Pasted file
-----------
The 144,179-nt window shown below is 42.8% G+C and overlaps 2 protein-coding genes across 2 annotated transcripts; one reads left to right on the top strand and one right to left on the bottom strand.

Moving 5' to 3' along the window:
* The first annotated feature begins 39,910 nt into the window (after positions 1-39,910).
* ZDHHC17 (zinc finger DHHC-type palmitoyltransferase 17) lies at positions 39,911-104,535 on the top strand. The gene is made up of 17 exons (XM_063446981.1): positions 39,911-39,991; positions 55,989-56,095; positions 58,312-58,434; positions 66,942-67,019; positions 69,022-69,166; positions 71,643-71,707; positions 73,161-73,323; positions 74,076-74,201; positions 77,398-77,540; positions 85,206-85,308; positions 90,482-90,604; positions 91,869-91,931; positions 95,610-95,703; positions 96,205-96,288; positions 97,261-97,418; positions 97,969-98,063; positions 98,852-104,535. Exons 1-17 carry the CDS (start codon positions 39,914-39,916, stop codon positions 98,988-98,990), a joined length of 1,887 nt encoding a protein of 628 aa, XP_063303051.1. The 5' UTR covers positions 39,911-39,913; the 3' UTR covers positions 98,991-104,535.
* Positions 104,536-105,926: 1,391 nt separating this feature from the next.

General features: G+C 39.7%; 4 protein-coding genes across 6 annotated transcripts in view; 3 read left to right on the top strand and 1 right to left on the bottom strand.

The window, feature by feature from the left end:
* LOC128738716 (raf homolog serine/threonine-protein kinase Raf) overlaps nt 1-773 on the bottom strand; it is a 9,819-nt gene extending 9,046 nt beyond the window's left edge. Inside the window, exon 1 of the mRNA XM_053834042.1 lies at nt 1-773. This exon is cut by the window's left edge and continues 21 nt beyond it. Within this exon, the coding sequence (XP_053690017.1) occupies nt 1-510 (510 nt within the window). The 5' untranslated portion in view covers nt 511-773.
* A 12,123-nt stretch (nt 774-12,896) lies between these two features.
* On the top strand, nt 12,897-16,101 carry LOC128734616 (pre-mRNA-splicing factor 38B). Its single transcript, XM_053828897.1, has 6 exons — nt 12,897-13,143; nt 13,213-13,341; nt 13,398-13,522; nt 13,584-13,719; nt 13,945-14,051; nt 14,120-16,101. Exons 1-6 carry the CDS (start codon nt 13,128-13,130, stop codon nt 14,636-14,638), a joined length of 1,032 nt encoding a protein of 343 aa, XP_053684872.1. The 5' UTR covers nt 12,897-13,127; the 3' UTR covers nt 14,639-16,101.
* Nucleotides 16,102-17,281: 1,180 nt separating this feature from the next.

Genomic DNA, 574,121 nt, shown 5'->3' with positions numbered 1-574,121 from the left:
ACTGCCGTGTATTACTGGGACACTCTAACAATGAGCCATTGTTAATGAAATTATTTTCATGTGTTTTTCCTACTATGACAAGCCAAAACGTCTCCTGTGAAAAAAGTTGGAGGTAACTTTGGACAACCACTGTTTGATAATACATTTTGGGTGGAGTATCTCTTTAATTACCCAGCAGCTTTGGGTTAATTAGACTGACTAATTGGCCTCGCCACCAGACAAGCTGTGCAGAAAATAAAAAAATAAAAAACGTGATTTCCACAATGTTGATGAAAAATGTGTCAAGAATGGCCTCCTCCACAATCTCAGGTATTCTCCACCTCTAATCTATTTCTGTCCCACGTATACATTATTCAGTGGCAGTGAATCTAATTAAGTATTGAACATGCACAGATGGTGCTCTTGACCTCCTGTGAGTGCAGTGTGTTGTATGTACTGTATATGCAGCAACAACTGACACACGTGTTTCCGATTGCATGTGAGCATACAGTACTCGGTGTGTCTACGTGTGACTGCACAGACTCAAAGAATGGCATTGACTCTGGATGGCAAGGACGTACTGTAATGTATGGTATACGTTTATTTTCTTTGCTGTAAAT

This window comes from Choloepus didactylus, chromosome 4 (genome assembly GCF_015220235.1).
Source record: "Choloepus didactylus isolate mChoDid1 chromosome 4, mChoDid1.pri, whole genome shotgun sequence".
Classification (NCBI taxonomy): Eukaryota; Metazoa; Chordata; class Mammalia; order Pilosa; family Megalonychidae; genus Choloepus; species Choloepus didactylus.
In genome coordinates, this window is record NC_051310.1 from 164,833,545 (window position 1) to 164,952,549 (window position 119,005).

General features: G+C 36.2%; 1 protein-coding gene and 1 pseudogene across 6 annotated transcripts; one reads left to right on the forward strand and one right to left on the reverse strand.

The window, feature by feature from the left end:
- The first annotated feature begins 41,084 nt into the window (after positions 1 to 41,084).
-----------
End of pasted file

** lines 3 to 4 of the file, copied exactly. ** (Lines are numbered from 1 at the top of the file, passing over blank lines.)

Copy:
* The first annotated feature begins 39,910 nt into the window (after positions 1-39,910).
* ZDHHC17 (zinc finger DHHC-type palmitoyltransferase 17) lies at positions 39,911-104,535 on the top strand. The gene is made up of 17 exons (XM_063446981.1): positions 39,911-39,991; positions 55,989-56,095; positions 58,312-58,434; positions 66,942-67,019; positions 69,022-69,166; positions 71,643-71,707; positions 73,161-73,323; positions 74,076-74,201; positions 77,398-77,540; positions 85,206-85,308; positions 90,482-90,604; positions 91,869-91,931; positions 95,610-95,703; positions 96,205-96,288; positions 97,261-97,418; positions 97,969-98,063; positions 98,852-104,535. Exons 1-17 carry the CDS (start codon positions 39,914-39,916, stop codon positions 98,988-98,990), a joined length of 1,887 nt encoding a protein of 628 aa, XP_063303051.1. The 5' UTR covers positions 39,911-39,913; the 3' UTR covers positions 98,991-104,535.